The students usually take new names in the South because the North regularly sends relatives of defectors to prison to deter others from leaving the destitute state.
The escape route from North Korea is via China which regards these defectors as economic refugees and forcibly repatriates them home where rights groups say they are usually imprisoned in brutal conditions.
Han left North Korea to join an aunt who had already made her way to the South. She reached South Korea via China and Vietnam.
"We were taught in the North that schools in the South were tightly controlled and sometimes students there were killed by Yankee imperialists," she said.
Han, who said she loves her new life, hopes to be an English teacher. But she is wary of the challenge of South Korea's intensely competitive education system.
"Competition can be good if it motivates me and challenges me to be better, but here you have to step on others to climb up the ladder," she said.
For most of the students, the time at Hangyoreh is a respite ahead of a new life in the South, where defectors are often treated like strangers who happen to speak the same language.
A few graduates have managed to obtain places at South Korea's top universities but many of the Hangyoreh students have scaled down their career dreams.
"I wanted to be a doctor back in the North, but I've come to realise after I got to the South that I might not be competent enough," said Hangyoreh student Jang Jung-sim. "Now I've set my sights on becoming a kindergarten teacher."
(Additional reporting by Kim Junghyun, editing by Megan Goldin)


Europe's big stimulus plans don't quite add up
By David Jolly
Wednesday, December 3, 2008
PARIS: As recession has swept across Europe, countries have been rushing to respond with impressive-sounding stimulus plans: €11 billion in Spain, €31 in Poland, €80 billion in Italy, €32 billion in Germany and £20 billion in Britain. France was set to follow Thursday with its own €20 billion plan.
There is just one problem, economists and analysts say: Behind the big headlines, the numbers are wispy, at best, and there is very little in the way of new spending.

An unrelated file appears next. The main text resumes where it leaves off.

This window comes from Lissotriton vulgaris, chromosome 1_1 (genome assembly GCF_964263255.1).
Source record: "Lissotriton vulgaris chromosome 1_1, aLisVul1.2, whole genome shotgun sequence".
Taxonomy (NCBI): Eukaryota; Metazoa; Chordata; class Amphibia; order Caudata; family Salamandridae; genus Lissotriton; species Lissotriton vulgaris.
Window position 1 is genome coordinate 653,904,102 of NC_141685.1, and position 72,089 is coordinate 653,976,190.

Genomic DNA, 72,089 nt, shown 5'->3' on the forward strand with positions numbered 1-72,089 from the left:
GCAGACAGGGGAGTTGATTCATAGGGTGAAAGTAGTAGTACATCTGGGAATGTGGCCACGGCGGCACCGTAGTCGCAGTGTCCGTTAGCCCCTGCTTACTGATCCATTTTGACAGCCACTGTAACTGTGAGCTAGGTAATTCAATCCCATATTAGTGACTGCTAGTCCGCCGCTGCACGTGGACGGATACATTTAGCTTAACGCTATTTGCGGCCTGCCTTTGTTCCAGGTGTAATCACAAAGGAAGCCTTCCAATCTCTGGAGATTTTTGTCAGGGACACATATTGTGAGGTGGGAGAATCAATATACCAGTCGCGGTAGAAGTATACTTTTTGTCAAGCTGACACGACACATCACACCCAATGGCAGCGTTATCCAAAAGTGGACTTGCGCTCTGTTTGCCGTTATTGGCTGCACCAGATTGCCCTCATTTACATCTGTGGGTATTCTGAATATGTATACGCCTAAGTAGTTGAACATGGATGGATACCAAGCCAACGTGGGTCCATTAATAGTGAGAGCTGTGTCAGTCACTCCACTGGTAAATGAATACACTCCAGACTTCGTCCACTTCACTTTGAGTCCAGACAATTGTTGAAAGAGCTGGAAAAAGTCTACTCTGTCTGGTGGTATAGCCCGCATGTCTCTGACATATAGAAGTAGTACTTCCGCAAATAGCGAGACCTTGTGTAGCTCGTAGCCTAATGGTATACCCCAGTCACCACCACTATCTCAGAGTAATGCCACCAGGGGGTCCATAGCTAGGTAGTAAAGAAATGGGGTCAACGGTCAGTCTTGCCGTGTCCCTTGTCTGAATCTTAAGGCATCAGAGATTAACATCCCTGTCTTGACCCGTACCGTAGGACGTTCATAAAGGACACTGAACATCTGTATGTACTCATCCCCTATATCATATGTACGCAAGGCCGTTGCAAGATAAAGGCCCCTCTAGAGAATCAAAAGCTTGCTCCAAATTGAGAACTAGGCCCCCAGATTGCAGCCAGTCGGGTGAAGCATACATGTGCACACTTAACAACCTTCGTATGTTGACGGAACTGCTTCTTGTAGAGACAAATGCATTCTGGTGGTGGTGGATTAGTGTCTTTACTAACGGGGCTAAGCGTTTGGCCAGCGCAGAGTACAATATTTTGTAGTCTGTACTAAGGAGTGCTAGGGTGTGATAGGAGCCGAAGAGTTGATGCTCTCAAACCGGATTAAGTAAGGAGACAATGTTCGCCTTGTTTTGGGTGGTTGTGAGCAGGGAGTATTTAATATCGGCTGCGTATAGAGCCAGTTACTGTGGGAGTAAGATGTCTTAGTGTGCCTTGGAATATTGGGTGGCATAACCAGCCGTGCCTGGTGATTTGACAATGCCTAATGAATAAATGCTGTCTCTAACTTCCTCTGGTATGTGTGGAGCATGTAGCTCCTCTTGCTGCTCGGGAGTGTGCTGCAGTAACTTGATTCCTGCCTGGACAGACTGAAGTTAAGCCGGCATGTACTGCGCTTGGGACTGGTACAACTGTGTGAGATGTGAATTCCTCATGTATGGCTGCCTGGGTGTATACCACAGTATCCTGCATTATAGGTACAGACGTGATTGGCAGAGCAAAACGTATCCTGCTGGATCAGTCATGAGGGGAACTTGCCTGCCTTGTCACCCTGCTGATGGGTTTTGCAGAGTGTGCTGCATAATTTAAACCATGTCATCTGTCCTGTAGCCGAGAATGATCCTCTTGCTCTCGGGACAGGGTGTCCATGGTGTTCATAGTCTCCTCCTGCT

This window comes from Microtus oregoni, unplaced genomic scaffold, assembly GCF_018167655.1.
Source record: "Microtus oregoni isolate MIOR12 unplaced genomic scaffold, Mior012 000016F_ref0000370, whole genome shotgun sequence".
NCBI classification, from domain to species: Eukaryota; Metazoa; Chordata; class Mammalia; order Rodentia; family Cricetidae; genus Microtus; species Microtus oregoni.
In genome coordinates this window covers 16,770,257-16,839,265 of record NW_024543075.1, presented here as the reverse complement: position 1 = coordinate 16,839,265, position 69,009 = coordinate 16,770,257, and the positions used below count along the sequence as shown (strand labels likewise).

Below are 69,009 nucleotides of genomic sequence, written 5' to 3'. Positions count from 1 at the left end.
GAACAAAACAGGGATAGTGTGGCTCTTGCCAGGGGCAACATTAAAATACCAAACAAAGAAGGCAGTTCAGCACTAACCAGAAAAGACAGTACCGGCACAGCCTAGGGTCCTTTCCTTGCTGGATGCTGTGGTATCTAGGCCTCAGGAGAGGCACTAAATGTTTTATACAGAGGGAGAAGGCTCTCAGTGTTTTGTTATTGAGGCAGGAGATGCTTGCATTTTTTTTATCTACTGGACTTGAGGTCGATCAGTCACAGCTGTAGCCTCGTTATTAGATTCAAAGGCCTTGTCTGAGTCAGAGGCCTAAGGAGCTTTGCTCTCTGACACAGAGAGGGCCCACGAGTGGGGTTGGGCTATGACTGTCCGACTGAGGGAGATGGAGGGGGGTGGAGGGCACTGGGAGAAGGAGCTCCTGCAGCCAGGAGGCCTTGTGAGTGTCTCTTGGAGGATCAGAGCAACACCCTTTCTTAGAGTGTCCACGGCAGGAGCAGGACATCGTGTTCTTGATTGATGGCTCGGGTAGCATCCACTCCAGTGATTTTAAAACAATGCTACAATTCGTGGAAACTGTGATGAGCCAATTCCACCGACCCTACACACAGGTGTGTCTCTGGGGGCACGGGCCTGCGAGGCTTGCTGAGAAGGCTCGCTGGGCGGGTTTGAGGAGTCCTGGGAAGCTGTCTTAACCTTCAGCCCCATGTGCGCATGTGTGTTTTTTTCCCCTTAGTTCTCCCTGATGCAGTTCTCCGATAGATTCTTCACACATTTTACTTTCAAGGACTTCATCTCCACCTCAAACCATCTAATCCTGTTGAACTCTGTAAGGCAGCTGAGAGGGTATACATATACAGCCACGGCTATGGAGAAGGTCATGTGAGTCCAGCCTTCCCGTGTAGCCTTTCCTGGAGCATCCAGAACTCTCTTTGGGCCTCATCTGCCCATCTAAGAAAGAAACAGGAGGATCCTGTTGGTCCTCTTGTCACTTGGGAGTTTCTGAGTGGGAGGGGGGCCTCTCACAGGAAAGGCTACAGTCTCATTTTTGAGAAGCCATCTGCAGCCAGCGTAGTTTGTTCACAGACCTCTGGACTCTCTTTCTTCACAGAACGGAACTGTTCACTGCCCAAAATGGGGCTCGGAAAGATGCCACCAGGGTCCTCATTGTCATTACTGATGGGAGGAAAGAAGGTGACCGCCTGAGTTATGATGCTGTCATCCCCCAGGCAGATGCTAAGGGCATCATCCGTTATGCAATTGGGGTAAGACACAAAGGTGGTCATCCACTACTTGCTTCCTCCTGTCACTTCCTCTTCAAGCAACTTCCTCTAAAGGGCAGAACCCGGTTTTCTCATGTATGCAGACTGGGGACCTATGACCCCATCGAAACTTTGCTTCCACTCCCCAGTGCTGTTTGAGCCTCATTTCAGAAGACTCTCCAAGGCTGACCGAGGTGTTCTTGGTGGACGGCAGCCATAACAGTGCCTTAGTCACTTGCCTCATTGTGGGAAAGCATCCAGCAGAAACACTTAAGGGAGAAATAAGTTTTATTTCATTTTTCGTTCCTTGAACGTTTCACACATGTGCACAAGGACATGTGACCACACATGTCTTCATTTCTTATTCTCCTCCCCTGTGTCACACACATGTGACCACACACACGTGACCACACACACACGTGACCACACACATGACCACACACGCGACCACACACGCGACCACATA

Surveying the various European plans, Gilles Moëc, senior economist at Bank of America in London, said the total was far short of what was necessary. "The harvest is not so nice," he said.
But Dominique Barbet, an economist at BNP Paribas in Paris, said the main point of the dramatic announcements was "to reassure the public and to open the door so that the governments that want to do something big can do it."
Spain and Ireland, for example, have relatively healthy public finances, he said, so they have more scope for spending.
Italy and France, which have been skirting EU budget limits for years, "can announce plans to make sure small and medium companies can get credit, but that doesn't mean it will actually cost anything."
Europe, which fell into recession in the third quarter, clearly needs a lift. As if to underscore the dismal state of the economy, the EU statistics office reported Wednesday that retail sales in the 27-nation bloc fell 0.8 percent in October from a year earlier.
The European Commission, the executive arm of the EU, last week proposed an economic stimulus plan for the bloc valued at about €200 billion, or $254 billion, 1.5 percent of EU gross domestic product, including the figures already announced. It called for the 27 member governments to provide €170 billion of the total.
The remaining €30 billion was to come from the EU budget and the European Investment Bank. In any event, European finance ministers vetoed €5 billion of that spending Tuesday.
The national plans are also coming up short. Prime Minister Silvio Berlusconi's supposed €80 billion stimulus package, which cleared the Italian cabinet last Friday, contained virtually no new spending, economists said. Poland, citing its finances and its desire to join the euro currency bloc, said on Sunday that it would not use deficit spending to bolster growth.
So far, Britain's package, at about 1.1 percent of GDP, and Spain's which is considerably more, are the most serious moves. But analysts note that their economies also seem to be among the hardest hit by the global crisis.
In Spain, which is losing more than 40,000 jobs a week, Prime Minister José Luis Rodríguez Zapatero has announced a series of stimulus packages this year, including an €11 billion initiative last week. And Gordon Brown's government is cutting the sales tax in Britain by 2.5 percentage points.